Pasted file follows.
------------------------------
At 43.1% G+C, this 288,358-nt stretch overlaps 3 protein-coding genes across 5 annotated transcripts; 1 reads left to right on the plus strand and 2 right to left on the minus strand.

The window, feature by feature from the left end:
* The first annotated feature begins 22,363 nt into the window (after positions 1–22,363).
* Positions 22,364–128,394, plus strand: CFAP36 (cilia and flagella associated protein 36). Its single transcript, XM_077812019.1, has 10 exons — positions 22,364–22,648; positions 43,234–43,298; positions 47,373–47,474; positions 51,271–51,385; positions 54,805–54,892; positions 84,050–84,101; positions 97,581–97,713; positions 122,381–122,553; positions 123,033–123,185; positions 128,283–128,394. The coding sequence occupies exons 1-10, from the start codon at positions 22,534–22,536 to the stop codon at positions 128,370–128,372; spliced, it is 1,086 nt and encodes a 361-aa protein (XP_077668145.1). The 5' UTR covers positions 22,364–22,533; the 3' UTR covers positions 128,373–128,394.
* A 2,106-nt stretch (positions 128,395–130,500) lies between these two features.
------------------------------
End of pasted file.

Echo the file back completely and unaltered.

At 43.1% G+C, this 288,358-nt stretch overlaps 3 protein-coding genes across 5 annotated transcripts; 1 reads left to right on the plus strand and 2 right to left on the minus strand.

The window, feature by feature from the left end:
* The first annotated feature begins 22,363 nt into the window (after positions 1–22,363).
* Positions 22,364–128,394, plus strand: CFAP36 (cilia and flagella associated protein 36). Its single transcript, XM_077812019.1, has 10 exons — positions 22,364–22,648; positions 43,234–43,298; positions 47,373–47,474; positions 51,271–51,385; positions 54,805–54,892; positions 84,050–84,101; positions 97,581–97,713; positions 122,381–122,553; positions 123,033–123,185; positions 128,283–128,394. The coding sequence occupies exons 1-10, from the start codon at positions 22,534–22,536 to the stop codon at positions 128,370–128,372; spliced, it is 1,086 nt and encodes a 361-aa protein (XP_077668145.1). The 5' UTR covers positions 22,364–22,533; the 3' UTR covers positions 128,373–128,394.
* A 2,106-nt stretch (positions 128,395–130,500) lies between these two features.